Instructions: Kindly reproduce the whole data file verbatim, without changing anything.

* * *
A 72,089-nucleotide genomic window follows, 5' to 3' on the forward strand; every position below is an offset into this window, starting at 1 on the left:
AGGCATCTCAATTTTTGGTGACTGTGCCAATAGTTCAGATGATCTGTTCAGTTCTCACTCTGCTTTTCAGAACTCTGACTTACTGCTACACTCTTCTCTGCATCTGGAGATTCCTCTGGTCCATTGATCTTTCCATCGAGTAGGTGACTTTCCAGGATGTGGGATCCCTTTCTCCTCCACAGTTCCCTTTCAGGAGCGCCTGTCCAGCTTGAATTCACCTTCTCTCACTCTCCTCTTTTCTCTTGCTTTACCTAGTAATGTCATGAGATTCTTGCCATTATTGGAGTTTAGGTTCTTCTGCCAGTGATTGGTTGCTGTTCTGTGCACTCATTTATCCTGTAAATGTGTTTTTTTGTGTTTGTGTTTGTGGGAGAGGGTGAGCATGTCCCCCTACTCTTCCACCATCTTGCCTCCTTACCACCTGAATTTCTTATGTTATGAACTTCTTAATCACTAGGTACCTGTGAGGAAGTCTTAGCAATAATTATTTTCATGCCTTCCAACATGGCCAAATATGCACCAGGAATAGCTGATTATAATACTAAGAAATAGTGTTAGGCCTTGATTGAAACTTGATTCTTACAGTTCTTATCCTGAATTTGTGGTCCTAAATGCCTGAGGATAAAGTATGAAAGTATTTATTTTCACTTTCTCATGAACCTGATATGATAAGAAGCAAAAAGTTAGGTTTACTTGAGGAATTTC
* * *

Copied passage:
A 72,089-nucleotide genomic window follows, 5' to 3' on the forward strand; every position below is an offset into this window, starting at 1 on the left:
AGGCATCTCAATTTTTGGTGACTGTGCCAATAGTTCAGATGATCTGTTCAGTTCTCACTCTGCTTTTCAGAACTCTGACTTACTGCTACACTCTTCTCTGCATCTGGAGATTCCTCTGGTCCATTGATCTTTCCATCGAGTAGGTGACTTTCCAGGATGTGGGATCCCTTTCTCCTCCACAGTTCCCTTTCAGGAGCGCCTGTCCAGCTTGAATTCACCTTCTCTCACTCTCCTCTTTTCTCTTGCTTTACCTAGTAATGTCATGAGATTCTTGCCATTATTGGAGTTTAGGTTCTTCTGCCAGTGATTGGTTGCTGTTCTGTGCACTCATTTATCCTGTAAATGTGTTTTTTTGTGTTTGTGTTTGTGGGAGAGGGTGAGCATGTCCCCCTACTCTTCCACCATCTTGCCTCCTTACCACCTGAATTTCTTATGTTATGAACTTCTTAATCACTAGGTACCTGTGAGGAAGTCTTAGCAATAATTATTTTCATGCCTTCCAACATGGCCAAATATGCACCAGGAATAGCTGATTATAATACTAAGAAATAGTGTTAGGCCTTGATTGAAACTTGATTCTTACAGTTCTTATCCTGAATTTGTGGTCCTAAATGCCTGAGGATAAAGTATGAAAGTATTTATTTTCACTTTCTCATGAACCTGATATGATAAGAAGCAAAAAGTTAGGTTTACTTGAGGAATTTC